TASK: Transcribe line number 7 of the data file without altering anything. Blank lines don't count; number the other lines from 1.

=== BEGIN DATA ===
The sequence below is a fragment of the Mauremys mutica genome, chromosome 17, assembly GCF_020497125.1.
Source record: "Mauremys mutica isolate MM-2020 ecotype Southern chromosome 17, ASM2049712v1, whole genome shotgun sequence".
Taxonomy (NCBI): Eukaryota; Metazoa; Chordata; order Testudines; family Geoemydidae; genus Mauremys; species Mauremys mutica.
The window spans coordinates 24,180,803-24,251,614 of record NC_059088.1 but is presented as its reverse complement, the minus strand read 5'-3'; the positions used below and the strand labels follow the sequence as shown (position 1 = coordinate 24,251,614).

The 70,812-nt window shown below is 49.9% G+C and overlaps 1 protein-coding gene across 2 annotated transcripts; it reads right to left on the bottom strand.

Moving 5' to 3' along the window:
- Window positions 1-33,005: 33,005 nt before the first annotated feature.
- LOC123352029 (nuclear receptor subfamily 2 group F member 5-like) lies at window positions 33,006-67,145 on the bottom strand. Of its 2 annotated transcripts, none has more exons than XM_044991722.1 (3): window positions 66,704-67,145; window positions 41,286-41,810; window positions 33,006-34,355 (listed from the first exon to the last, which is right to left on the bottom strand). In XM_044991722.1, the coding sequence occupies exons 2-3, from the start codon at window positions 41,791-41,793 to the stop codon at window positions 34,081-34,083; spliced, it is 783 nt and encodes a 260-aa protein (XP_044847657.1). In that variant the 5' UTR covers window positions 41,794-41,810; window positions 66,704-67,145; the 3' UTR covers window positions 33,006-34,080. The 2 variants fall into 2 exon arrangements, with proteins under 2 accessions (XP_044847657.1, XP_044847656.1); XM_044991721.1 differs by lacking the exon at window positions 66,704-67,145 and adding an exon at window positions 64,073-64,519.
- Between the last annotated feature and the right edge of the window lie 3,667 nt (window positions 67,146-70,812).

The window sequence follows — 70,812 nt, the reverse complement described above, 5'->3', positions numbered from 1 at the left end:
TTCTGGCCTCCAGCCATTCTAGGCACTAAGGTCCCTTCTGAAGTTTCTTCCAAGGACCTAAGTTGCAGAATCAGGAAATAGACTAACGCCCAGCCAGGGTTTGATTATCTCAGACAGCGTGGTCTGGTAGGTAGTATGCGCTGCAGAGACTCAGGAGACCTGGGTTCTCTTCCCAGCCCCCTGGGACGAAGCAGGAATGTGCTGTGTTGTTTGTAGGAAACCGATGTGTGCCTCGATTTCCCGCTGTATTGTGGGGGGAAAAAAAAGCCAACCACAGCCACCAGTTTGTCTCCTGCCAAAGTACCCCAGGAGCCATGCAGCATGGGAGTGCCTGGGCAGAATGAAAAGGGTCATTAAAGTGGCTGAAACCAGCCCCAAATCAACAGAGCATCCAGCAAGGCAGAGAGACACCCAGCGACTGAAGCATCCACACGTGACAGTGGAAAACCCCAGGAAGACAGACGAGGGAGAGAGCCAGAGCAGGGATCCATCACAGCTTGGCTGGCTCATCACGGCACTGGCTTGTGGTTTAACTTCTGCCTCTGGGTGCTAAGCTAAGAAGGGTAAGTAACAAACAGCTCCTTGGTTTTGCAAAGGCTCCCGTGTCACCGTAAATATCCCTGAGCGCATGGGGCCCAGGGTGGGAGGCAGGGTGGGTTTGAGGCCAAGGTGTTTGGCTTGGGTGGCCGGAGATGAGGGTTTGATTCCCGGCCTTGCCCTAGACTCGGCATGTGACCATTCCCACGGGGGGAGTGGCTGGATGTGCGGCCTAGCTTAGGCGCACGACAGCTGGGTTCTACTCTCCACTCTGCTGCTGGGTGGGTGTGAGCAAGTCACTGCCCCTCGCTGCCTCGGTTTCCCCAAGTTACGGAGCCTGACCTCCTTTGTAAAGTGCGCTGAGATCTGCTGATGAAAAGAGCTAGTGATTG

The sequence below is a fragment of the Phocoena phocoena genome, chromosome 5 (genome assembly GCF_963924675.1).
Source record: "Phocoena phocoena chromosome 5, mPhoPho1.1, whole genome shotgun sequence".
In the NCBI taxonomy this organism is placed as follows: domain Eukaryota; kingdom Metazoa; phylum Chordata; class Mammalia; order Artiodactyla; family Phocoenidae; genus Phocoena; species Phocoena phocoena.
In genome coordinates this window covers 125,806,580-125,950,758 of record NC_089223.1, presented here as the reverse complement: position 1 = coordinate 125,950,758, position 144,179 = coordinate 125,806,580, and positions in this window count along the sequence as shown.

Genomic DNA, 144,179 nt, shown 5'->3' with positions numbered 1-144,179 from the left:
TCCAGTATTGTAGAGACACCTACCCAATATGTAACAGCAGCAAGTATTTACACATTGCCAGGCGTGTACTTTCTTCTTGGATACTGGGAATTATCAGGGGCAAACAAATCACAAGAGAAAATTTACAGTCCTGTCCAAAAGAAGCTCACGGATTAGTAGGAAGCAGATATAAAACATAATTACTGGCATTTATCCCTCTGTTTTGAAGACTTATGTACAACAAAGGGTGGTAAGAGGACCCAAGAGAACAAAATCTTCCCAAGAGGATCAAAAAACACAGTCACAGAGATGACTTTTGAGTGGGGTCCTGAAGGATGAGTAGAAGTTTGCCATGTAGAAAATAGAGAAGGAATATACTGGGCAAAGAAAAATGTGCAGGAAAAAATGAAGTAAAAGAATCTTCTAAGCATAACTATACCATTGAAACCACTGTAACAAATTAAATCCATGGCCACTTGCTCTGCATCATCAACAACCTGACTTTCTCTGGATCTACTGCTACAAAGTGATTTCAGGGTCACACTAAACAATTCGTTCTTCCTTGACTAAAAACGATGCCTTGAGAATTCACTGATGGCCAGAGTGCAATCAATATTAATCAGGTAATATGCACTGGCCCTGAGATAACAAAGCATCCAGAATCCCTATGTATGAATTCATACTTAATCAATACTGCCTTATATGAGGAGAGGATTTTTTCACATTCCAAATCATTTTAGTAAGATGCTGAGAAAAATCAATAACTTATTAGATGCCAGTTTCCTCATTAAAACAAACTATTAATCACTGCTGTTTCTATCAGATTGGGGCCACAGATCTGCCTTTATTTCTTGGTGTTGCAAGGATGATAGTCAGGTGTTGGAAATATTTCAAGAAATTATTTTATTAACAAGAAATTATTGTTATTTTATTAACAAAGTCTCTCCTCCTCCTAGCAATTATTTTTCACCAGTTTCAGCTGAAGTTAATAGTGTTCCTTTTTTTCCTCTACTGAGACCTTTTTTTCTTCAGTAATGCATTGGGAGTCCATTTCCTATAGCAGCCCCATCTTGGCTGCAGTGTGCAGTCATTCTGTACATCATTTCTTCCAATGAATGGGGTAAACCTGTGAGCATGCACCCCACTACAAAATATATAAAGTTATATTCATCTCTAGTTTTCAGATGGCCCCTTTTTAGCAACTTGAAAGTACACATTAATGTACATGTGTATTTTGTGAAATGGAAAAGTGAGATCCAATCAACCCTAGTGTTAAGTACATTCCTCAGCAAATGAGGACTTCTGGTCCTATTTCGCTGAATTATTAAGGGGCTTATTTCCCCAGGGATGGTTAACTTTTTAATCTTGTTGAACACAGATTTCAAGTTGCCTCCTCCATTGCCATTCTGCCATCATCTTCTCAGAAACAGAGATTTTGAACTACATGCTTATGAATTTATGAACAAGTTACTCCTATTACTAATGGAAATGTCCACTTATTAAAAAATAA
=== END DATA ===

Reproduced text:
- Window positions 1-33,005: 33,005 nt before the first annotated feature.